Zatch Bell!: Mamodo Fury review

  • Character selection in multiplayer
  • Music is decent
  • Voices aren't bad
  • Broken combat
  • Lack of story or direction
  • Bland visuals

Bizarre monsters encased in small balls? Nope. How about mythical beasts residing in playing cards? Not here. Intergalactic demons possessing a child's doll? Bingo! Welcome to Zatch Bell!: Mamodo Fury, a game that features wacky Japanese antics, large tuna fish, and an utterly busted fighting system. Excited yet?

Even though the anime's one of the nuttiest shows on the air, the game is as typical as can be. As the master of a mamodo (read: demon-possessed doll), it's up to you to send it into battle and destroy all other mamodos that wander into this world. Rather than jump into the fray yourself, you issue commands to the little demon doll from a relatively safe distance. Not a bad setup, but there are so few attacks you'll be bored within minutes. Actually hitting someone is practically a miracle, given how poorly the camera handles. Now take all these problems, throw in some uninteresting arenas and you've got yourself a bland-ass fighting game. It's you and your enemy mamodo dancing in circles trying to take each other out. Yay.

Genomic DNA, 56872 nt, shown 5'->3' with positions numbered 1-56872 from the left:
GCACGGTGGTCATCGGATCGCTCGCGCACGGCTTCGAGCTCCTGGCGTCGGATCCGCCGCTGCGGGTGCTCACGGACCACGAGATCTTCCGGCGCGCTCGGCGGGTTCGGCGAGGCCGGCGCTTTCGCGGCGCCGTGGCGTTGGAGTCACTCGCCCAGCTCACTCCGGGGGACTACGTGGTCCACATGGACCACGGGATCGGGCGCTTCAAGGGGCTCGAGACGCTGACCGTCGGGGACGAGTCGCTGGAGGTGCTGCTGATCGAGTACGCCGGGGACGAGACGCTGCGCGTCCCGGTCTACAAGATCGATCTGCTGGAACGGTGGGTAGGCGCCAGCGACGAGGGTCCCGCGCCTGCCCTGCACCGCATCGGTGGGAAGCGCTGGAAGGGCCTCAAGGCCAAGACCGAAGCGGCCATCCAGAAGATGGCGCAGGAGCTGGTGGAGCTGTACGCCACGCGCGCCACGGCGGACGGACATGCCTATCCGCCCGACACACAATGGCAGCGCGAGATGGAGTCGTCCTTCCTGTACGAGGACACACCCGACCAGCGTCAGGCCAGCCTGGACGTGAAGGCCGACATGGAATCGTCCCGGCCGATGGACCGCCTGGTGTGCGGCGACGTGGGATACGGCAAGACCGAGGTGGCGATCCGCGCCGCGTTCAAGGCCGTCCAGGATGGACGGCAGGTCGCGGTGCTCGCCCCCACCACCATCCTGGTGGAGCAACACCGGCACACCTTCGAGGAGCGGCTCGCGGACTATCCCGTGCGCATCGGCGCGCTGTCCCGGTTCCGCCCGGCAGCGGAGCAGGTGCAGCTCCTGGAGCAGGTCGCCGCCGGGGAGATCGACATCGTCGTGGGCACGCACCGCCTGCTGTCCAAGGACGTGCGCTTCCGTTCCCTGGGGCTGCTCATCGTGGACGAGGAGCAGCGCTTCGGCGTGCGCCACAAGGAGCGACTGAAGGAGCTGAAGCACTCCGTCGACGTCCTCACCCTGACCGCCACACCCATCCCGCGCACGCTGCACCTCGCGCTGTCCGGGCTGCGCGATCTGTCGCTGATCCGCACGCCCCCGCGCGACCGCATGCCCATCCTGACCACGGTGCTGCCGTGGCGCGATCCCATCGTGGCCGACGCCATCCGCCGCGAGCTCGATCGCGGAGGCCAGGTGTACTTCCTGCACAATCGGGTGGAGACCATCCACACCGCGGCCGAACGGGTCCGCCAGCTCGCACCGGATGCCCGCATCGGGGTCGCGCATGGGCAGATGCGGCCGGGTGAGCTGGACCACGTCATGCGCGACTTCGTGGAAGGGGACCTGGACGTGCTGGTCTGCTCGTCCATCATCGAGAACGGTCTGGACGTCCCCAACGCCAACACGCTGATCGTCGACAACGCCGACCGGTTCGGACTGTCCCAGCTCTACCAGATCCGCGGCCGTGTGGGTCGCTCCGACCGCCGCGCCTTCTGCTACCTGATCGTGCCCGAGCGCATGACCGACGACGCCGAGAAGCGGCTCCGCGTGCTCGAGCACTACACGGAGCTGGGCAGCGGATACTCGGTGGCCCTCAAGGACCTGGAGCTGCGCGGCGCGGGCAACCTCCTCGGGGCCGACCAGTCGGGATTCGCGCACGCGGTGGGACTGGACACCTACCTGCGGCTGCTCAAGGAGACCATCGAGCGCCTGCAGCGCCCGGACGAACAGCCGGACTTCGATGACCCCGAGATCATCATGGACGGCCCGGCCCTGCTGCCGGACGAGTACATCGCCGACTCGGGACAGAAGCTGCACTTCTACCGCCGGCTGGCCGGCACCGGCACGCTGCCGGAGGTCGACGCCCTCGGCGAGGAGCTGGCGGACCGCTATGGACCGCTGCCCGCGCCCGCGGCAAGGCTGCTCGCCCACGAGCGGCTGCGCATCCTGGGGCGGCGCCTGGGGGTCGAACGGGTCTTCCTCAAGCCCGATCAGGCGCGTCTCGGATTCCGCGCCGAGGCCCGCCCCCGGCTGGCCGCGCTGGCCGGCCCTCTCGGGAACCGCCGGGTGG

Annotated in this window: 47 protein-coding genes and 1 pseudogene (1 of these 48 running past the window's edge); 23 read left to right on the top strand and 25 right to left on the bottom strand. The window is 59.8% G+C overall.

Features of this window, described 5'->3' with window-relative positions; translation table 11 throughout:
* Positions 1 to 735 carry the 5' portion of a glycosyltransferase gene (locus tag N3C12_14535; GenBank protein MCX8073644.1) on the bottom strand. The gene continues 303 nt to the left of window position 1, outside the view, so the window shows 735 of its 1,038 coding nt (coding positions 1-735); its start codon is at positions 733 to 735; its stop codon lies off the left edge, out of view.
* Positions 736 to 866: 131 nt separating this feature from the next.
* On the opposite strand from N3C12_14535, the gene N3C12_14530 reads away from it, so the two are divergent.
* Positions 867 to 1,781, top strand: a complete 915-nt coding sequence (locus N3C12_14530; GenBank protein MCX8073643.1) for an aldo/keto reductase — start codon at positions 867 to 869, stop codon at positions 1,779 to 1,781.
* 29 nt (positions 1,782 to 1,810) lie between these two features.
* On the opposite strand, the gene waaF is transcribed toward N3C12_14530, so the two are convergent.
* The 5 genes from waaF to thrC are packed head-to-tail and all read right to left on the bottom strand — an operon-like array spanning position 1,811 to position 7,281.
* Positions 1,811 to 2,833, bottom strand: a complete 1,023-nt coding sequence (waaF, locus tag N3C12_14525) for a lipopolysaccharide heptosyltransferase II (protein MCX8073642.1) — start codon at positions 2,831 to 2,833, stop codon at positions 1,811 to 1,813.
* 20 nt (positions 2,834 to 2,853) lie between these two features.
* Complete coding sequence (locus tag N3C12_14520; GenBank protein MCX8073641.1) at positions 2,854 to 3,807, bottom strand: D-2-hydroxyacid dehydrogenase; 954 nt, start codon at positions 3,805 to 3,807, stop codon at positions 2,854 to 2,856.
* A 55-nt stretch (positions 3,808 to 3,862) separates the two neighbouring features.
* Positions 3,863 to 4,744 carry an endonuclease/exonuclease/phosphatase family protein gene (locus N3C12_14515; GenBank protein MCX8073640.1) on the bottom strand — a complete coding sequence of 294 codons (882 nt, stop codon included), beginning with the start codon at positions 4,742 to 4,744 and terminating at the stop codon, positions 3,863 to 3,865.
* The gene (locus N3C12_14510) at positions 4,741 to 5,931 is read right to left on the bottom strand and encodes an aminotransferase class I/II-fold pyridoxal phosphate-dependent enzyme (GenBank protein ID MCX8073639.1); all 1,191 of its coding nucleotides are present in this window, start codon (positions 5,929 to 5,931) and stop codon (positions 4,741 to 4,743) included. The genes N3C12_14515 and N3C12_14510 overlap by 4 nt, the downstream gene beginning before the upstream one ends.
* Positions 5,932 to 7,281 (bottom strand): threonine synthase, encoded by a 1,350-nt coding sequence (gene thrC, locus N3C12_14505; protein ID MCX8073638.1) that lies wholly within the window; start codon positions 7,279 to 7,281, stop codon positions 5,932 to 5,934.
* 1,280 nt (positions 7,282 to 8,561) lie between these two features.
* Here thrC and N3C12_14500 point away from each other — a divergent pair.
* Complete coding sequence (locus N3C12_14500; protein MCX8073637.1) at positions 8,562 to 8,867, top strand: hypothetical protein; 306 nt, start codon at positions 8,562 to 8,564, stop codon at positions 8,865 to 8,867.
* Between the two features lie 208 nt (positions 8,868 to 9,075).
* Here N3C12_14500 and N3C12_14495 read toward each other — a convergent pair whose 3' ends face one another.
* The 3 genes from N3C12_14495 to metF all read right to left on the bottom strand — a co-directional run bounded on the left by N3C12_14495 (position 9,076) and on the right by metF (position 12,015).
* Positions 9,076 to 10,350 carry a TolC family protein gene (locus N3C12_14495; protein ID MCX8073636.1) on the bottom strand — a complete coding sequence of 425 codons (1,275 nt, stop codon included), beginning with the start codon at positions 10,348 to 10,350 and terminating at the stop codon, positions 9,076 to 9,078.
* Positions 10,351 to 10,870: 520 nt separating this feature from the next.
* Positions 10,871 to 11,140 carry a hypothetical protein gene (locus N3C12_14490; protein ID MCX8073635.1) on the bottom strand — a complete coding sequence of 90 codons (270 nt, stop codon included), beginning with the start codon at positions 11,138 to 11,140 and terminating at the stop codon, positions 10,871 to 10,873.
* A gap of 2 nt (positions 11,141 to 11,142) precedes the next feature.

The game will attempt to burnish things up with in-battle objectives, but they're just as rubbish: running around the field and ignoring attacks until the time limit runs out is almost as humiliating as the regular fighting. The time limit is long, too - if we were able to run around the stage a few times, ignoring their attacks, why do we have to amble some more to prove it?

Multiplayer has the same problems. You're able to play as different characters (each with their own attack techniques), which might satisfy some fans of the series, but the combat is so dry and lousy, it's barely any better than suffering through things alone.

The still art is a decent transition from the show, but the actual graphics are pretty darn ugly. Barren visuals aside, the game does all right in providing some tolerable music that feels similar to the show, and the voice-overs aren't too bad either.

If you don't care how broken and rudimentary this game is as long as it's like the show, you're going to be in a fury in no time. Zatch Bell! tries to have an episodic story structure, but to do this it has to have some sort of story progression. There's none of that. Even if the show itself is a little chaotic and random, the game is so unclear about whom you're battling next and why the heck you are, we're scared to think just how much the developers knew about the show in the first place.

More Info

Release date: Dec 15 2006 - GameCube
Sep 19 2006 - PS2 (US)
Dec 15 2006 - GameCube
Sep 19 2006 - PS2 (UK)
Available Platforms: GameCube, PS2
Genre: Fighting
Published by: Namco Bandai
Developed by: Mechanic Arms, Namco Bandai
ESRB Rating:
Teen: Fantasy Violence, Language, Suggestive Themes

1 comment

  • jscriber100 - September 18, 2010 12:40 p.m.

    this game deserves the score of only 3 it got,it sucks!i'd have more fun staring at the wall then playing this crap!

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